Clay v. Social Security Administration Commissioner, No. 6:2010cv06047 - Document 10 (W.D. Ark. 2011)

Court Description: MEMORANDUM OPINION. Signed by Honorable Barry A. Bryant on August 31, 2011. (dmc)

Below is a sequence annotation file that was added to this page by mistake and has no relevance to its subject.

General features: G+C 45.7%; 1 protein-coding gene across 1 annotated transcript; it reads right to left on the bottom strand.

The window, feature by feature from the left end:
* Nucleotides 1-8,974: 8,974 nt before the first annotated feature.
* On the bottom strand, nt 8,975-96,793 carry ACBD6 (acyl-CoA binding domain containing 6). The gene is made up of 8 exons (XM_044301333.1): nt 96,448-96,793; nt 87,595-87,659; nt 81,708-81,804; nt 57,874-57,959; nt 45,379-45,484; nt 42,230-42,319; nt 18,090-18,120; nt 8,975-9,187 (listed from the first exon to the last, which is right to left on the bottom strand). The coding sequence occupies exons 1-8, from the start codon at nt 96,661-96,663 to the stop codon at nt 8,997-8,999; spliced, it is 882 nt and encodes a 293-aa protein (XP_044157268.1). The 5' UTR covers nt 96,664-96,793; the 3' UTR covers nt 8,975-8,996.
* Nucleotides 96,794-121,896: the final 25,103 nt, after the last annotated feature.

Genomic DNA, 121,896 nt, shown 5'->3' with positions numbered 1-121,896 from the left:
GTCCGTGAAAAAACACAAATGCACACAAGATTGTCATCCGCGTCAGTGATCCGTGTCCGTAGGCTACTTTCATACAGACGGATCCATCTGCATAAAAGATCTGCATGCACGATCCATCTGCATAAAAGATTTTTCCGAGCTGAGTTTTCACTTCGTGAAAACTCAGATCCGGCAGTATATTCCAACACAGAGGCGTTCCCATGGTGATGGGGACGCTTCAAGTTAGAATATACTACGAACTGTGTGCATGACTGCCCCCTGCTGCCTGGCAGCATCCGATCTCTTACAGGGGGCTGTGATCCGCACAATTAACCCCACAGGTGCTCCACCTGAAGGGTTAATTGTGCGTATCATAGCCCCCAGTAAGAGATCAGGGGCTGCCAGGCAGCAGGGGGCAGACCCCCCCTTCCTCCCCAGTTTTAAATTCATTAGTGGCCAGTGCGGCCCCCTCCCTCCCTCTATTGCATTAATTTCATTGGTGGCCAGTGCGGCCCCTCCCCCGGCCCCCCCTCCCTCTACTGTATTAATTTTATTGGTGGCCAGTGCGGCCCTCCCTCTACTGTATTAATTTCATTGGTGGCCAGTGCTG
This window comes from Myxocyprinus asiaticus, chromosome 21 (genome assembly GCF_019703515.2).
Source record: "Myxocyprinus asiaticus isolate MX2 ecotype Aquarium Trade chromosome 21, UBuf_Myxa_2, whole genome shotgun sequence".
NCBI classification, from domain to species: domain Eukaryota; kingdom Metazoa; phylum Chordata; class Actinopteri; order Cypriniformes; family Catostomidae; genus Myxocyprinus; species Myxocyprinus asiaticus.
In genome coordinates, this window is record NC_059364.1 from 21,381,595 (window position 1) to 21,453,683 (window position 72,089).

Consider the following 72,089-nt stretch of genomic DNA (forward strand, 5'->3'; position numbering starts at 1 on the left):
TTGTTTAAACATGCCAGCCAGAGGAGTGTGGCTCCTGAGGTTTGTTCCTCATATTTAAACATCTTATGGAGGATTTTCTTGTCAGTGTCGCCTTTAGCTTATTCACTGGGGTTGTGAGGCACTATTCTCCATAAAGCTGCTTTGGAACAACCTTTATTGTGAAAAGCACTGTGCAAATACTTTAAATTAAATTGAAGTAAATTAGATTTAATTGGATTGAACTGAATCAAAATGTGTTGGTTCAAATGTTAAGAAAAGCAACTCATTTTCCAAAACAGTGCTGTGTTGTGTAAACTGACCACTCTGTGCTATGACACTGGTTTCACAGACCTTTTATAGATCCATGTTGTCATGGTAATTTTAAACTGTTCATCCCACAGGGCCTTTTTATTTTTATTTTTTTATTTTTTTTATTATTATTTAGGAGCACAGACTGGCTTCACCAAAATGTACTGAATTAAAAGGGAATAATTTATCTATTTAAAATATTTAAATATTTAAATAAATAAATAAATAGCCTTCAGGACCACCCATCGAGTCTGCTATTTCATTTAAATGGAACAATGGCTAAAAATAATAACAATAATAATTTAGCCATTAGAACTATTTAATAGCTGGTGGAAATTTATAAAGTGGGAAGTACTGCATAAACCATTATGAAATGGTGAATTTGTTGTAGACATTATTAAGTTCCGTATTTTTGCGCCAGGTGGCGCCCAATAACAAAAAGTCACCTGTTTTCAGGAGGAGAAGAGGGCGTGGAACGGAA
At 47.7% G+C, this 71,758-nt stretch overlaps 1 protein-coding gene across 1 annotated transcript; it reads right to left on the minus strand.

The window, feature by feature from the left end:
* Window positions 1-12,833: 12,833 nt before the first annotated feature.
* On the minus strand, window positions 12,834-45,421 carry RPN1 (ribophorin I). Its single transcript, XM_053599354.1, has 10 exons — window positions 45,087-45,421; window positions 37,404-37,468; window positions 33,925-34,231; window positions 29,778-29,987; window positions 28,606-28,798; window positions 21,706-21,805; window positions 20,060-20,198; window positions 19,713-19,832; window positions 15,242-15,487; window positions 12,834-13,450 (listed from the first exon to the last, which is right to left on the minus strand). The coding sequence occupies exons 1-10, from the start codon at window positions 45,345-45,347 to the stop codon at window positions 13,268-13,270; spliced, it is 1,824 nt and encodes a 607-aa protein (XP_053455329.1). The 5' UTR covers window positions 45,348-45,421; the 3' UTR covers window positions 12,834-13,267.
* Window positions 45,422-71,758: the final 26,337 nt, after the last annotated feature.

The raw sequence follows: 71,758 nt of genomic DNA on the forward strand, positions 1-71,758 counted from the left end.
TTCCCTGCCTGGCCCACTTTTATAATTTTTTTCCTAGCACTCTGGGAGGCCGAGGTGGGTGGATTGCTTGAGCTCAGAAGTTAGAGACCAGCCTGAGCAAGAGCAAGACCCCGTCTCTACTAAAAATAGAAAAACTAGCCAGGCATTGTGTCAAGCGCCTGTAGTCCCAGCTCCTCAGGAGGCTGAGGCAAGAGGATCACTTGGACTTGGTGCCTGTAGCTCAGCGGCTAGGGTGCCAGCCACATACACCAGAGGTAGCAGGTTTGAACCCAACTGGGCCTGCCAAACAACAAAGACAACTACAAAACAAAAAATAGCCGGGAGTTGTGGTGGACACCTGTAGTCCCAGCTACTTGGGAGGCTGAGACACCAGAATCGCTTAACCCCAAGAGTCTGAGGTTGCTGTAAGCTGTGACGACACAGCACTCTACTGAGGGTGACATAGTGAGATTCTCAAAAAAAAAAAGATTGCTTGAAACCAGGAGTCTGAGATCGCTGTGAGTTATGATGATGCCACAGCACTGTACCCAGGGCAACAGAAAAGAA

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IN THE UNITED STATES DISTRICT COURT WESTERN DISTRICT OF ARKANSAS HOT SPRINGS DIVISION INELLA SUE CLAY vs. PLAINTIFF Civil No. 6:10-cv-06047 MICHAEL J. ASTRUE Commissioner, Social Security Administration DEFENDANT MEMORANDUM OPINION Inella Sue Clay ( Plaintiff ) brings this action pursuant to § 205(g) of Title II of the Social Security Act ( The Act ), 42 U.S.C. § 405(g) (2010), seeking judicial review of a final decision of the Commissioner of the Social Security Administration ( SSA ) denying her application for Supplemental Security Income ( SSI ) and a period of disability under Title XVI of the Act. The parties have consented to the jurisdiction of a magistrate judge to conduct any and all proceedings in this case, including conducting the trial, ordering the entry of a final judgment, and conducting all post-judgment proceedings. ECF No. 5.1 Pursuant to this authority, the Court issues this memorandum opinion and orders the entry of a final judgment in this matter. 1. Background: Plaintiff protectively filed an application for SSI on May 2, 2008. (Tr. 8, 75-78). Plaintiff alleged she was disabled due to a left leg injury, lower back pain, and hip pain. (Tr. 88). Plaintiff alleged an onset date of December 11. 1985. (Tr. 88).2 This application was denied initially and 1 The docket numbers for this case are referenced by the designation ECF No. ____ The transcript pages for this case are referenced by the designation Tr. 2 Although Plaintiff alleged she has been disabled since December 11, 1985, SSI benefits are not payable for the period prior to the application; therefore, the relevant time period runs from the date of the application. Therefore the relevant time period is from May 2, 2008 through the date of the ALJ s decision of September 3, 2009. 1 again upon reconsideration. (Tr. 43-50). Thereafter, Plaintiff requested an administrative hearing on her application, and this hearing request was granted. (Tr. 54). Plaintiff s administrative hearing was held on June 24, 2009, in Hot Springs, Arkansas. (Tr. 19-40). Plaintiff was present and was represented by counsel, Hans Pullen, at this hearing. Id. Plaintiff and Vocational Expert ( VE ) Millard Sales, testified at this hearing. Id. At the time of this hearing, Plaintiff was forty-six (46) years old, which is defined as a younger person under 20 C.F.R. § 404.1563(c), and had a ninth grade education, but had obtained her GED. (Tr. 22). On September 3, 2009, the ALJ entered an unfavorable decision denying Plaintiff s application for SSI. (Tr. 8-16). In this decision, the ALJ determined Plaintiff had not engaged in Substantial Gainful Activity ( SGA ) since May 2, 2008. (Tr. 10, Finding 1). The ALJ determined Plaintiff had the severe impairment of osteoarthritis and left ankle fracture. (Tr. 10, Finding 2). The ALJ also determined Plaintiff s impairments did not meet or medically equal the requirements of any of the Listing of Impairments in Appendix 1 to Subpart P of Regulations No. 4 ( Listings ). (Tr. 10, Finding 3). In this decision, the ALJ evaluated Plaintiff s subjective complaints and determined her RFC. (Tr. 11-15, Finding 4). First, the ALJ evaluated Plaintiff s subjective complaints and found her claimed limitations were not entirely credible. Id. Second, the ALJ determined Plaintiff retained the RFC to perform sedentary work, with limitations of: (1) occasionally balance, stoop, kneel, crouch, crawl, and climb stairs; (2) never climb ladders or scaffolds; (3) avoid operating foot controls with left lower extremity; and (4) avoid work around unprotected heights and moving machinery. Id. The ALJ evaluated Plaintiff s Past Relevant Work ( PRW ). (Tr.15, Finding 5). The ALJ 2 determined Plaintiff had no PRW. Id. The ALJ did, however, find Plaintiff retained the ability to perform other work existing in significant numbers in the national economy. (Tr. 15-16, Finding 9). The ALJ based this finding upon the testimony of the VE. Id. Specifically, the VE testified in response to a question from the ALJ that a hypothetical individual with Plaintiff s limitations retained the ability to perform work as an assessmbler/machine tender with 1,400 such jobs in Arkansas and 83,000 in the national economy, and final inspector/sorter with 200 such jobs in Arkansas and 15,000 in the national economy. Id. The ALJ then determined Plaintiff had not been under a disability, as defined by the Act, from May 2, 2008 through the date of his decision. (Tr. 16, Finding 10) Thereafter, Plaintiff requested the Appeals Council review the ALJ s unfavorable decision. (Tr. 17). See 20 C.F.R. § 404.968. The Appeals Council declined to review this unfavorable decision. (Tr. 1-3). On June 17, 2010, Plaintiff filed the present appeal. ECF No. 1. The Parties consented to the jurisdiction of this Court on July 1, 2010. ECF No. 5. Both Parties have filed appeal briefs. ECF Nos. 8-9. This case is now ready for decision. 2. Applicable Law: In reviewing this case, this Court is required to determine whether the Commissioner s findings are supported by substantial evidence on the record as a whole. See 42 U.S.C. § 405(g) (2006); Ramirez v. Barnhart, 292 F.3d 576, 583 (8th Cir. 2002). Substantial evidence is less than a preponderance of the evidence, but it is enough that a reasonable mind would find it adequate to support the Commissioner s decision. See Johnson v. Apfel, 240 F.3d 1145, 1147 (8th Cir. 2001). As long as there is substantial evidence in the record that supports the Commissioner s decision, the Court may not reverse it simply because substantial evidence exists in the record that would have 3 supported a contrary outcome or because the Court would have decided the case differently. See Haley v. Massanari, 258 F.3d 742, 747 (8th Cir. 2001). If, after reviewing the record, it is possible to draw two inconsistent positions from the evidence and one of those positions represents the findings of the ALJ, the decision of the ALJ must be affirmed. See Young v. Apfel, 221 F.3d 1065, 1068 (8th Cir. 2000). It is well established that a claimant for Social Security disability benefits has the burden of proving his or her disability by establishing a physical or mental disability that lasted at least one year and that prevents him or her from engaging in any substantial gainful activity. See Cox v. Apfel, 160 F.3d 1203, 1206 (8th Cir. 1998); 42 U.S.C. §§ 423(d)(1)(A), 1382c(a)(3)(A). The Act defines a physical or mental impairment as an impairment that results from anatomical, physiological, or psychological abnormalities which are demonstrable by medically acceptable clinical and laboratory diagnostic techniques. 42 U.S.C. §§ 423(d)(3), 1382(3)(c). A plaintiff must show that his or her disability, not simply his or her impairment, has lasted for at least twelve consecutive months. See 42 U.S.C. § 423(d)(1)(A). To determine whether the adult claimant suffers from a disability, the Commissioner uses the familiar five-step sequential evaluation. He determines: (1) whether the claimant is presently engaged in a substantial gainful activity ; (2) whether the claimant has a severe impairment that significantly limits the claimant s physical or mental ability to perform basic work activities; (3) whether the claimant has an impairment that meets or equals a presumptively disabling impairment listed in the regulations (if so, the claimant is disabled without regard to age, education, and work experience); (4) whether the claimant has the Residual Functional Capacity (RFC) to perform his or her past relevant work; and (5) if the claimant cannot perform the past work, the burden shifts to 4 the Commissioner to prove that there are other jobs in the national economy that the claimant can perform. See Cox, 160 F.3d at 1206; 20 C.F.R. §§ 404.1520(a)-(f). The fact finder only considers the plaintiff s age, education, and work experience in light of his or her RFC if the final stage of this analysis is reached. See 20 C.F.R. §§ 404.1520, 416.920 (2003). 3. Discussion: In her appeal brief, Plaintiff claims the ALJ s disability determination is not supported by substantial evidence in the record. ECF No. 8 at 8-20. Specifically, Plaintiff claims the ALJ erred (1) by failing to find Plaintiff s impairments met or equaled a Listing, (2) in evaluating her RFC, (3) by failing to find a closed period of disability, and (4) in evaluating her subjective complaints. In response, the Defendant argues the ALJ did not err in any of his findings. ECF No. 9. A. Listings The ALJ must determine whether Plaintiff has a severe impairment that significantly limits the physical or mental ability to perform basic work activities. A medically determinable impairment or combination of impairments is severe if it significantly limits an individual s physical or mental ability to do basic work activities. See 20 C.F.R. §§ 404.1521 and 416.921. The ALJ found Plaintiff did suffer from impairments considered to be severe within the meaning of the Social Security regulations. These impairments included osteoarthritis and left ankle fracture. (Tr. 10, Finding 2). However, there was no substantial evidence in the record showing Plaintiff s condition was severe enough to meet or equal that of a listed impairment as set forth in the Listing of Impairments. See 20 C.F.R. pt. 404, subpt. P, app.1. Plaintiff has the burden of establishing that her impairment(s) meet or equal an impairment set out in the Listing of Impairments. See Sullivan v. Zebley, 493 U.S. 521, 530-31 (1990). Plaintiff has not met this burden. 5 Plaintiff initially alleges she has a listed impairment and sets forth several diagnoses that appear throughout the record. ECF No. 8, pgs. 2-3. A diagnosis of an impairment is not disabling per se. There must be a functional loss establishing an inability to engage in substantial gainful activity before a disability occurs. See Trenary v. Brown, 898 F.2d 1361,1364 (8th Cir. 1990). Plaintiff also argues she specifically meets Listing 1.02, 1.04, and 1.05. ECF No. 8, Pg. 8-13. To meet Listing 1.02, Plaintiff must have a major dysfunction of a joint with clinical evidence of joint space narrowing, bony destruction, or ankylosis, with either: A. Involvement of one major peripheral weight-bearing joint (i.e., hip, knee or ankle), resulting in inability to ambulate effectively, or B. Involvement of one major peripheral joint in each upper extremity (i.e.,shoulder, elbow, or wrist-hand), resulting in inability to perform fine and gross movements effectively. There is no credible evidence showing Plaintiff is prohibited from ambulating effectively with a major peripheral joint in each upper extremity resulting in inability to perform fine and gross movements effectively. In fact Plaintiff has made no such allegation. Further, Plaintiff does not have a joint dysfunction that resulted in an inability to ambulate effectively. At the June 24, 2009 administrative hearing, Plaintiff testified she used a walker around the house and she wore a boot, but she did not bring the walker or wear the boot to the hearing. (Tr. 37). In considering the medical evidence, on June 9, 2008, Plaintiff had x-rays on her left knee which showed her joint space was adequate and only minimal degenerative joint disease. (Tr. 149). On December 23, 2008, x-rays of Plaintiff s leg showed her fracture had a callus formation on it, but appeared to be healing. (Tr. 206). Also, x-rays of Plaintiff s leg taken on February 2, 2009 showed the fracture had maintained alignment. (Tr. 207). On November 24, 2008, Dr. Troy Birk put Plaintiff in a fracture boot, instead of the walker 6 she had used for approximately three weeks after surgery. (Tr. 205). In February 2, 2009, Plaintiff was seen again by Dr. Birk. (Tr. 207). Plaintiff had been using crutches, and Dr. Birk advised her to bear as much weight as she could tolerate, and use just one crutch then a cane. Id. Also, according Plaintiff s testimony, during this visit with Dr. Birk, he advised her to wear the boot for 45 more days. (Tr. 36-37). Plaintiff has not shown her impairment or impairments meet or equal listing 1.02, resulting in inability to ambulate or perform fine and gross movements effectively. In order to meet Listing 1.04, Plaintiff must have a disorder of the spine resulting in compromise of a nerve root, with: A. Evidence of nerve root compression characterized by neuro-anatomic distribution of pain, limitation of motion of the spine, motor loss, sensory or reflex loss, and if the lower back is involved, a positive straight-leg raising test; or B. Spinal arachnoiditis, confirmed by an operative note or pathology report of tissue biopsy, or by appropriate medically acceptable imaging, manifested by severe burning or painful dysesthesia, resulting in the need for changes in position or posture more than once every two hours; or C. Lumbar spinal stenosis resulting in pseudoclaudication, established by findings on appropriate medically acceptable imaging. There was no medical evidence showing Plaintiff suffered from a nerve root compression, spinal arachnoiditis, or lumbar spinal stenosis which resulted in pseudoclaudication as set forth in Listing 1.04. On January 16, 2009, Plaintiff had an MRI of her lumbar spine. (Tr. 271). The results showed Plaintiff had degenerative disc changes, the greatest of which were at the L3-4 level with moderate severe canal stenosis and mild levoscoliosis. (Tr. 271). However, Plaintiff s condition does not meet Listing 1.04. As for Listing 1.05, this requires an amputation of upper or lower extremities. There is no evidence of Plaintiff having any amputation. As a result, Plaintiff does not meet Listing 1.05. 7 I find substantial evidence supports the ALJ s determination that Plaintiff did not have an impairment or combination of impairments equal to one listed in 20 C.F.R. pt. 404, subpt. P, app.1. B. RFC Plaintiff claims there is no substantial evidence supporting the ALJ s RFC determination that she can perform sedentary work with limitations. Prior to Step Four of the sequential analysis in a disability determination, the ALJ is required to determine a claimant s RFC. See 20 C.F.R. § 404.1520(a)(4)(iv). This RFC determination must be based on medical evidence that addresses the claimant s ability to function in the workplace. See Stormo v. Barnhart, 377 F.3d 801, 807 (8th Cir. 2004). The ALJ should consider all the evidence in the record in determining the RFC, including the medical records, observations of treating physicians and others, and an individual s own description of his limitations. Stormo v. Barnhart, 377 F.3d 801, 807 (8th Cir. 2004) (quoting Krogmeier v. Barnhart, 294 F.3d 1019 (8th Cir. 2002)). The Plaintiff has the burden of producing documents and evidence to support his or her claimed RFC. See Cox, 160 F.3d at1206; 42 U.S.C. §§ 423(d)(1)(A), 1382c(a)(3)(A). The ALJ, however, bears the primary responsibility for making the RFC determination and for ensuring there is some medical evidence regarding the claimant s ability to function in the workplace that supports the RFC determination. Lauer v. Apfel, 245 F.3d 700, 703-04 (8th Cir. 2001). Furthermore, this Court is required to affirm the ALJ s RFC determination if that determination is supported by substantial evidence on the record as a whole. See McKinney v. Apfel, 228 F.3d 860, 862 (8th Cir. 2000). Plaintiff alleged she was disabled due to a left leg injury, lower back pain, and hip pain. (Tr. 88). Plaintiff testified she suffered a compound fracture in her left leg in 1985 which resulted in a metal plate being placed in her leg. According to Plaintiff, in 1986 her leg was re-broken to remove 8 the metal plate that had severed a nerve. (Tr. 26-27). SSI benefits are not payable for the period prior to the date the application was filed. According to Plaintiff, she was released from prison on May 1, 2008, after serving seven years for assault with a deadly weapon, violation of probation for possession of a controlled substance, and petty theft. (Tr. 11, 25). Plaintiff applied for SSI benefits the day after Plaintiff was released from prison. (Tr. 75-78). On June 4, 2008, Plaintiff was seen at the Montgomery County Community Clinic. (Tr. 146162). X-rays of Plaintiff s left knee showed joint space was adequate with minimal degenerative joint disease. (Tr. 149, 189). On examination, Plaintiff had reduced range of motion in her left knee; pain was elicited by movement of the knee; and tenderness was observed while walking. (Tr. 152). On August 5, 2008, Plaintiff returned to the Montgomery County Community Clinic for medication refills. (Tr. 174). Plaintiff reported her pain was tolerable on her current medication. (Tr. 174). Plaintiff had loss of range of motion in her left ankle from her prior injury and prior surgery, but a motor examination demonstrated no dysfunction. (Tr. 174). On November 10, 2008, Plaintiff was admitted to the National Park Medical Center after fracturing her tibia and fibula. (Tr. 209-213). Dr. Troy Birk was consulted on Plaintiff s injury. (Tr. 209). Dr. Birk indicated Plaintiff had previously sustained a significant fracture to her left tibia and fibula from jumping out of a car, had not treated her leg well, and it healed in a mal-united position. (Tr. 209). Dr. Birk surgically placed a rod and screws in her leg, which Plaintiff tolerated very well. (Tr. 211-212, 233). Dr. Birk discharged Plaintiff on November 13, 2008, with orders to use a walker and continue non-weight bearing with follow-up in seven to ten days. (Tr. 213). On November 24, 2008, Plaintiff returned to see Dr. Birk and she was doing well overall. (Tr. 205). Dr. Birk placed Plaintiff in a fracture boot and advised her to be non-weight bearing. (Tr. 205). On December 22, 2008, Plaintiff followed up with Dr. Birk. (Tr. 206). Dr. Birk indicated she 9 was doing well overall, although she complained about some pain. (Tr. 206). Dr. Birk stated Plaintiff looked good, x-rays showed the fracture had a callus formation on it, and she seemed to be healing. (Tr. 206). On February 2, 2009, Plaintiff returned to see Dr. Birk. (Tr. 207). Plaintiff indicated she was doing okay, but was still using crutches and had some pain. (Tr. 207). Dr. Birk indicated x-rays showed the fracture had maintained alignment. (Tr. 207). Dr. Birk stated he wanted Plaintiff to be bearing as much weight as could be tolerated with the transition being from one crutch to a cane. (Tr. 207). Additional support of Plaintiff s RFC is found in the Physical RFC Assessment performed by Dr. Jim Takach on November 20, 2008. (Tr. 194-201). Dr. Takach stated Plaintiff could lift 10 pounds, sit for a total of 6 hours in an 8-hour workday, and stand and/or walk at least 2 hours in an 8-hour workday. (Tr. 194-201). Additionally, Dr. Takach found Plaintiff could never climb ladders, ropes, or scaffolds; and could occasionally balance, stoop, kneel, crouch, crawl, and climb ramps and stairs. (Tr. 196). Dr. Takach found Plaintiff must avoid even moderate exposure to hazards, but had no other environmental limitations, manipulative, visual, or communicative limitations. (Tr. 197-198). Plaintiff has the burden of establishing her claimed RFC. See Goff v. Barnhart, 421 F.3d 785, 790 (8th Cir. 2005) (quoting Eichelberger v. Barnhart, 390 F.3d 584, 590 (8th Cir. 2004)). Because Plaintiff has not met her burden in this case and because the ALJ s RFC determination is supported by sufficient medical evidence, this Court finds the ALJ s RFC determination should be affirmed. C. Closed Period of Disability Plaintiff alleges she is entitled to a closed period of disability. ECF No. 8 at 13-15. A closed period of disability is determined when medical evidence establishes a claimant is unable to engage 10 in substantial gainful work activity for a continuous period of 12 months, but by the time the disability decision is made, he or she has medically recovered. See 20 C.F.R. § 416.994(b)(1). By alleging she is entitled to a closed period of disability, Plaintiff has admitted she has attained medical improvement and her disability has ended; however, Plaintiff does not indicate when, after May 2, 2008, (her application date) her disability ended. Additionally, even assuming Plaintiff set out in detail her alleged dates of closed period disability, for the same reasons discussed above, Plaintiff has failed to establish a disability exits from May 2, 2008 through the date of the ALJ s decision. D. Credibility Determination Plaintiff claims the ALJ erred in evaluating her subjective complaints. In assessing the credibility of a claimant, the ALJ is required to examine and to apply the five factors from Polaski v. Heckler, 739 F.2d 1320 (8th Cir. 1984) or from 20 C.F.R. § 404.1529 and 20 C.F.R. § 416.929.3 See Shultz v. Astrue, 479 F.3d 979, 983 (2007). The factors to consider are as follows: (1) the claimant s daily activities; (2) the duration, frequency, and intensity of the pain; (3) the precipitating and aggravating factors; (4) the dosage, effectiveness, and side effects of medication; and (5) the functional restrictions. See Polaski, 739 at 1322. The factors must be analyzed and considered in light of the claimant s subjective complaints of pain. See id. The ALJ is not required to methodically discuss each factor as long as the ALJ acknowledges and examines these factors prior to discounting the claimant s subjective complaints. 3 Social Security Regulations 20 C.F.R. § 404.1529 and 20 C.F.R. § 416.929 require the analysis of two additional factors: (1) treatment, other than medication, you receive or have received for relief of your pain or other symptoms and (2) any measures you use or have used to relieve your pain or symptoms (e.g., lying flat on your back, standing for 15 to 20 minutes every hour, sleeping on a board, etc.). However, under Polaski and its progeny, the Eighth Circuit has not yet required the analysis of these additional factors. See Shultz v. Astrue, 479 F.3d 979, 983 (2007). Thus, this Court will not require the analysis of these additional factors in this case. 11 See Lowe v. Apfel, 226 F.3d 969, 971-72 (8th Cir. 2000). As long as the ALJ properly applies these five factors and gives several valid reasons for finding the Plaintiff s subjective complaints are not entirely credible, the ALJ s credibility determination is entitled to deference. See id.; Cox v. Barnhart, 471 F.3d 902, 907 (8th Cir. 2006). The ALJ, however, cannot discount Plaintiff s subjective complaints solely because the objective medical evidence does not fully support them [the subjective complaints]. Polaski, 739 F.2d at 1322. When discounting a claimant s complaint of pain, the ALJ must make a specific credibility determination, articulating the reasons for discrediting the testimony, addressing any inconsistencies, and discussing the Polaski factors. See Baker v. Apfel, 159 F.3d 1140, 1144 (8th Cir. 1998). The inability to work without some pain or discomfort is not a sufficient reason to find a Plaintiff disabled within the strict definition of the Act. The issue is not the existence of pain, but whether the pain a Plaintiff experiences precludes the performance of substantial gainful activity. See Thomas v. Sullivan, 928 F.2d 255, 259 (8th Cir. 1991). Plaintiff argues the ALJ erred in failing to properly apply the five factors from Polaski v. Heckler, 739 F.2d 1320 (8th Cir. 1984). The Defendant argues the ALJ properly evaluated Plaintiff s subjective complaints of pain in compliance with Polaski. In the present action, this Court finds the ALJ properly addressed and discounted Plaintiff s subjective complaints. In his opinion, the ALJ addressed the factors from Polaski and stated inconsistencies between Plaintiff s testimony and the record. (Tr. 14-15). Specifically, the ALJ noted the following: (1) Absence of objective medical findings to support Plaintiff s alleged disabling pain, (2) Plaintiff s described activities of daily living are not that limited, (3) No physician has placed a level of limitation as described by Plaintiff, (4) Plaintiff s medication has been effective 12 in controlling her symptoms with no side effects, and (5) Plaintiff s functional limitations are not so severe as to prevent her from doing any productive work. (Tr. 14-15). These findings are valid reasons supporting the ALJ s credibility determination, and this Court finds the ALJ s credibility determination is supported by substantial evidence and should be affirmed. See Lowe, 226 F.3d at 971-72. Accordingly, the ALJ did not err in discounting Plaintiff s subjective complaints of pain. 4. Conclusion: Based on the foregoing, the undersigned finds that the decision of the ALJ, denying benefits to Plaintiff, is supported by substantial evidence and should be affirmed. A judgment incorporating these findings will be entered pursuant to Federal Rules of Civil Procedure 52 and 58. ENTERED this 31st day of August, 2011. /s/ Barry A. Bryant HON. BARRY A. BRYANT U.S. MAGISTRATE JUDGE 13